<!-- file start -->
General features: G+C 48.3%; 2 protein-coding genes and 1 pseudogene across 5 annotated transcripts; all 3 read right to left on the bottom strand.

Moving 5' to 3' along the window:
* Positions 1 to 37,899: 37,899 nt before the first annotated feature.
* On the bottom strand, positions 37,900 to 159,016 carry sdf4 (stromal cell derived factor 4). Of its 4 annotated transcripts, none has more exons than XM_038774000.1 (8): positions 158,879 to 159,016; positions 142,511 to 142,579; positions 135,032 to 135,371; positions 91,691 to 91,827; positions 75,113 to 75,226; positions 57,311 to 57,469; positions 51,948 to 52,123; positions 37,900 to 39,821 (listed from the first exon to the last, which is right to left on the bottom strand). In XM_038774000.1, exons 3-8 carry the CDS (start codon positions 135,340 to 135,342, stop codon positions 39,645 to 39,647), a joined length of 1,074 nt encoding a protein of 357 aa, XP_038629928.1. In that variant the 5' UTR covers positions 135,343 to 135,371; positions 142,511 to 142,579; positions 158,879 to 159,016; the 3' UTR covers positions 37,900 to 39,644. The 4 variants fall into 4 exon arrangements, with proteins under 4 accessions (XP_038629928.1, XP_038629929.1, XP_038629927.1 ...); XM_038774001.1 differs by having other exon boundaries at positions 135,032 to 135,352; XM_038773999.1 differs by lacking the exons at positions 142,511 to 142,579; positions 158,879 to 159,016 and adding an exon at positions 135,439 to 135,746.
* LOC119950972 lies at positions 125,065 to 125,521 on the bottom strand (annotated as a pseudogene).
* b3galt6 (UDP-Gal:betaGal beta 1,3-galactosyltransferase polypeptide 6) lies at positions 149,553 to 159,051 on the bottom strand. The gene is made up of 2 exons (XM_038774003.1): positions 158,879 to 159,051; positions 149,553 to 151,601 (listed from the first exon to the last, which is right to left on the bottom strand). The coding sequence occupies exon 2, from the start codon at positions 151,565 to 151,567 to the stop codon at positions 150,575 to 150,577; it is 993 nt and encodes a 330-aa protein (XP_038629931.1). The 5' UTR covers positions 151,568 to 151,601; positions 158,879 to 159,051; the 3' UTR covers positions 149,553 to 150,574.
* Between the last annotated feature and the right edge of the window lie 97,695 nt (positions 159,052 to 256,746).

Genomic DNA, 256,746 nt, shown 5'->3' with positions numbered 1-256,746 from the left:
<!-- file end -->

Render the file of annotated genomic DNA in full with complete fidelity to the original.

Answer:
General features: G+C 48.3%; 2 protein-coding genes and 1 pseudogene across 5 annotated transcripts; all 3 read right to left on the bottom strand.

Moving 5' to 3' along the window:
* Positions 1 to 37,899: 37,899 nt before the first annotated feature.
* On the bottom strand, positions 37,900 to 159,016 carry sdf4 (stromal cell derived factor 4). Of its 4 annotated transcripts, none has more exons than XM_038774000.1 (8): positions 158,879 to 159,016; positions 142,511 to 142,579; positions 135,032 to 135,371; positions 91,691 to 91,827; positions 75,113 to 75,226; positions 57,311 to 57,469; positions 51,948 to 52,123; positions 37,900 to 39,821 (listed from the first exon to the last, which is right to left on the bottom strand). In XM_038774000.1, exons 3-8 carry the CDS (start codon positions 135,340 to 135,342, stop codon positions 39,645 to 39,647), a joined length of 1,074 nt encoding a protein of 357 aa, XP_038629928.1. In that variant the 5' UTR covers positions 135,343 to 135,371; positions 142,511 to 142,579; positions 158,879 to 159,016; the 3' UTR covers positions 37,900 to 39,644. The 4 variants fall into 4 exon arrangements, with proteins under 4 accessions (XP_038629928.1, XP_038629929.1, XP_038629927.1 ...); XM_038774001.1 differs by having other exon boundaries at positions 135,032 to 135,352; XM_038773999.1 differs by lacking the exons at positions 142,511 to 142,579; positions 158,879 to 159,016 and adding an exon at positions 135,439 to 135,746.
* LOC119950972 lies at positions 125,065 to 125,521 on the bottom strand (annotated as a pseudogene).
* b3galt6 (UDP-Gal:betaGal beta 1,3-galactosyltransferase polypeptide 6) lies at positions 149,553 to 159,051 on the bottom strand. The gene is made up of 2 exons (XM_038774003.1): positions 158,879 to 159,051; positions 149,553 to 151,601 (listed from the first exon to the last, which is right to left on the bottom strand). The coding sequence occupies exon 2, from the start codon at positions 151,565 to 151,567 to the stop codon at positions 150,575 to 150,577; it is 993 nt and encodes a 330-aa protein (XP_038629931.1). The 5' UTR covers positions 151,568 to 151,601; positions 158,879 to 159,051; the 3' UTR covers positions 149,553 to 150,574.
* Between the last annotated feature and the right edge of the window lie 97,695 nt (positions 159,052 to 256,746).

Genomic DNA, 256,746 nt, shown 5'->3' with positions numbered 1-256,746 from the left: